As always on Beddlestead Lane we are passed by Lycra Monkeys, who bid us a polite 'good morning' as they overtake us – we the overladen horse and carts, they the sleek sports cars. Our bikes are 'tractors' of the highest order and certainly not ideal for the sort of riding we're predominantly doing. One topic of conversation that has risen it's ugly head many a time is that we should be riding hybrids, with more gears and thinner tyres and possibly even trade in our high spec hydraulic brakes for old-fashioned blocks. Why? Because of maintenance costs. My front pads need replacing, I've just replaced my entire rear brake, it's never-ending. As I remarked to Andy while we sat at the Tatsfield Village bus stop, my Marin Bear Valley Special Edition had something like 21 or 24 gears and in the 12 years that I  rode it (on the London to Brighton a couple of times, London to Cambridge and London to Oxford, plus the odd excursion out to Botley Hill long before Andy and I took up cycling, I never had one puncture, never had to replace the brake blocks, nothing at all. The Kona has been a completely different story, costing me, on average, about £150 per year. Still, I like it and I know that if I sell it on Ebay I'll only get about £150 so I'm holding on to it for the time being. Having said that, I've often found myself in bike shops viewing 'sensible' bikes with thinner tyres, mudguards, block brakes and the like; worryingly, it sounds like I'm gaining a bit of maturity. Next thing you know I'll be considering the value of a basket mounted on the front bars – "It's so useful!"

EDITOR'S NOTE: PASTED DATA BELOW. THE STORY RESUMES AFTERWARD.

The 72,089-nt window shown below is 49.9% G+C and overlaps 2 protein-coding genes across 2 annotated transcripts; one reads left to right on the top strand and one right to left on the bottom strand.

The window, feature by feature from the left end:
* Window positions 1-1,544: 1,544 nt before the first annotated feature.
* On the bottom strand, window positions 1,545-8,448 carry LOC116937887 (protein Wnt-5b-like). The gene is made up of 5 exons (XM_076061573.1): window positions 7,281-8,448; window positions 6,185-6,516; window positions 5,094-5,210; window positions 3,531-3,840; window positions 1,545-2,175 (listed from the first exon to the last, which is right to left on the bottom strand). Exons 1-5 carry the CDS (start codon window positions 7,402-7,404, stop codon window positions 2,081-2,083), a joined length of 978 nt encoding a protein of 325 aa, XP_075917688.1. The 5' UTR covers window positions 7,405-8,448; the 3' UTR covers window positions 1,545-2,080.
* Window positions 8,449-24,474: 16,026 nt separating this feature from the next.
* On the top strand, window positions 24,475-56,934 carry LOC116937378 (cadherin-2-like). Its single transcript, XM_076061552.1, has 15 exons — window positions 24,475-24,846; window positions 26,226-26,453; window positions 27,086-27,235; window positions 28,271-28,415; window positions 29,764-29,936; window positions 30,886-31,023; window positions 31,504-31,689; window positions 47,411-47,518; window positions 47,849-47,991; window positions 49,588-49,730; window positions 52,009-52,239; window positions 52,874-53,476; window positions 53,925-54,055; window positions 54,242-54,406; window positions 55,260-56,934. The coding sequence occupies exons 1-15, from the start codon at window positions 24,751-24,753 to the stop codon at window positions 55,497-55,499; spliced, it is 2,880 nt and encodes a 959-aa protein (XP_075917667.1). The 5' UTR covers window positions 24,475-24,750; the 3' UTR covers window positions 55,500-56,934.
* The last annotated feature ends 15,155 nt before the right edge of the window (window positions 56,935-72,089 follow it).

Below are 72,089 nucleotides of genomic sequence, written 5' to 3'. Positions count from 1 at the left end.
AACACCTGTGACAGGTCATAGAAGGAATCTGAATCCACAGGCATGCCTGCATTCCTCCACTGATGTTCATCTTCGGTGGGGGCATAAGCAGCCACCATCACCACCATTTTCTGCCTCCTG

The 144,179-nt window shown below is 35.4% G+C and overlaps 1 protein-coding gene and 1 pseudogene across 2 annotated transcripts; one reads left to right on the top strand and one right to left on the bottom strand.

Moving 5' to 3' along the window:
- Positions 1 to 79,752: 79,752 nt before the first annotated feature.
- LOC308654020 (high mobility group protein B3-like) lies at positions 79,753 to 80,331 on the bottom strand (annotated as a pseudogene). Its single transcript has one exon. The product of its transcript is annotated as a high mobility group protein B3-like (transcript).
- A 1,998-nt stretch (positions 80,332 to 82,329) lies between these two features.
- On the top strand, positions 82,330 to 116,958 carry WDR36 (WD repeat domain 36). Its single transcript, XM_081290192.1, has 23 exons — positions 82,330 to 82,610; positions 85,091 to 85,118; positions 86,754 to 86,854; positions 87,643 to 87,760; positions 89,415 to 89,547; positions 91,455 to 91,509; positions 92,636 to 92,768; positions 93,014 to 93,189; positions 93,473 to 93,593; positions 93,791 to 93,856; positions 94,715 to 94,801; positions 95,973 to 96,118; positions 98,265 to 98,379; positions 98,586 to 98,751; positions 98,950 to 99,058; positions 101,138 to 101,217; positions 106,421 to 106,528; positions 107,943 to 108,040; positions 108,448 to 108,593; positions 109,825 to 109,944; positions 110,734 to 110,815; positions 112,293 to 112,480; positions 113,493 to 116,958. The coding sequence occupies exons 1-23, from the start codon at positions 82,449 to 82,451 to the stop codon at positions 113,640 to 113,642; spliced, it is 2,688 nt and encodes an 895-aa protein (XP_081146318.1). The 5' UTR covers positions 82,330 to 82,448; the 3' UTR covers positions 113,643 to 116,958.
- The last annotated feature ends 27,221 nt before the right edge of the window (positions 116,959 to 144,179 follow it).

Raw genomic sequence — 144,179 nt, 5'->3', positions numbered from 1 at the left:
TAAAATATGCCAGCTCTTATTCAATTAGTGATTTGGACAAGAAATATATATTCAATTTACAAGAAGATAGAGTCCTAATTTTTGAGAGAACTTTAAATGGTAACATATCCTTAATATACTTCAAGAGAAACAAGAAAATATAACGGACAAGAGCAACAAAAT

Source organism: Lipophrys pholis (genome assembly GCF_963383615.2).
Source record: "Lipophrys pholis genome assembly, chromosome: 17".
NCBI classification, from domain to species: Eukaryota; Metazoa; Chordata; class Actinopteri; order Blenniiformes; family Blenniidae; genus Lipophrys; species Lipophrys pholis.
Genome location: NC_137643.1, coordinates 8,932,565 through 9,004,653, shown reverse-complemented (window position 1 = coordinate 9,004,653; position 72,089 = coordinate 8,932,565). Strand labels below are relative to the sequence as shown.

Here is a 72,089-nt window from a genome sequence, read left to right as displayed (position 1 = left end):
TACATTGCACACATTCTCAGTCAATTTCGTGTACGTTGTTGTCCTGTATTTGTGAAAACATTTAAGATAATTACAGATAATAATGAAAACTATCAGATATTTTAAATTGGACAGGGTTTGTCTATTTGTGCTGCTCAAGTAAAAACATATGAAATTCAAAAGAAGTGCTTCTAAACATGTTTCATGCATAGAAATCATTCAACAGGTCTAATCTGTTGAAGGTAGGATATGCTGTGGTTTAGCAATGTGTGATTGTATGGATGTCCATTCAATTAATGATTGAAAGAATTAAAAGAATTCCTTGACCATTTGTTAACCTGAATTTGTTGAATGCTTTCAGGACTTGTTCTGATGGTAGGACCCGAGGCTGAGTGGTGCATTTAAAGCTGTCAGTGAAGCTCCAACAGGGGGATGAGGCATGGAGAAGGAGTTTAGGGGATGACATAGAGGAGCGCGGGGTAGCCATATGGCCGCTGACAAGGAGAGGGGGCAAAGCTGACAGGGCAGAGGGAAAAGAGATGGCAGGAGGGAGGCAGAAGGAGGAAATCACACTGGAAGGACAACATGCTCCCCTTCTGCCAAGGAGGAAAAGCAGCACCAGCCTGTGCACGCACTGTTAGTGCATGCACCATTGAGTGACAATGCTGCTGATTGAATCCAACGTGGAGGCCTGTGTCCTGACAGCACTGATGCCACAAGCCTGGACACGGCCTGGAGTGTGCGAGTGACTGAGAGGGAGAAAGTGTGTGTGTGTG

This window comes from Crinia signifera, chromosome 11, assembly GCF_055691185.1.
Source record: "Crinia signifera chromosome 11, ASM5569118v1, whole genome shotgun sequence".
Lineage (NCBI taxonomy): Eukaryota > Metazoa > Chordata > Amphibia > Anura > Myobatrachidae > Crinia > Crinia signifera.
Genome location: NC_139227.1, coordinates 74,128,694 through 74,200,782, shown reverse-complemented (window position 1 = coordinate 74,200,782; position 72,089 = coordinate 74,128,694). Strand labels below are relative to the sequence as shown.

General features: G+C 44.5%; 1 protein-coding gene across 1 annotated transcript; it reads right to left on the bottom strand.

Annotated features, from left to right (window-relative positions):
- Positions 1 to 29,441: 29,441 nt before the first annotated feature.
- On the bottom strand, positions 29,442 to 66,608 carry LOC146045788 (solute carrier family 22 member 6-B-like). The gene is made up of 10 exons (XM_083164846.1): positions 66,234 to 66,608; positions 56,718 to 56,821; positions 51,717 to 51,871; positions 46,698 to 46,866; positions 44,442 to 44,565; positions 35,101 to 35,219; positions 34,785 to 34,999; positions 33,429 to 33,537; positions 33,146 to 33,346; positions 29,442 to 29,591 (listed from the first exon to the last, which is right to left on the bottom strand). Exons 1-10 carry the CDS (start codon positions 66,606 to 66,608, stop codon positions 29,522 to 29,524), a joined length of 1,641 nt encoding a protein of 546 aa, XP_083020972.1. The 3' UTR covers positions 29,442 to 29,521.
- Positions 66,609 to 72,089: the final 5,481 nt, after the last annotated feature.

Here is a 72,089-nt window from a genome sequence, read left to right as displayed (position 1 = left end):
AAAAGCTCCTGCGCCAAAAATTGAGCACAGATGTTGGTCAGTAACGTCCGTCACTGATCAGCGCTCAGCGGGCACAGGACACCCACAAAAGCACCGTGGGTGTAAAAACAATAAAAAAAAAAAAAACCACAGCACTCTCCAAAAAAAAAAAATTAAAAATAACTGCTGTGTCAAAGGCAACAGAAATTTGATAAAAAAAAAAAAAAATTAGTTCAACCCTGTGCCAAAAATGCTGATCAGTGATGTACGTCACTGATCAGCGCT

Warlingham Church Hall, taken Sunday evening.
We sat at Tatsfield, munching the cereal bars and drinking the tea and, in all honesty, we were missing Phil's sausage sandwiches, which last week were fantastic.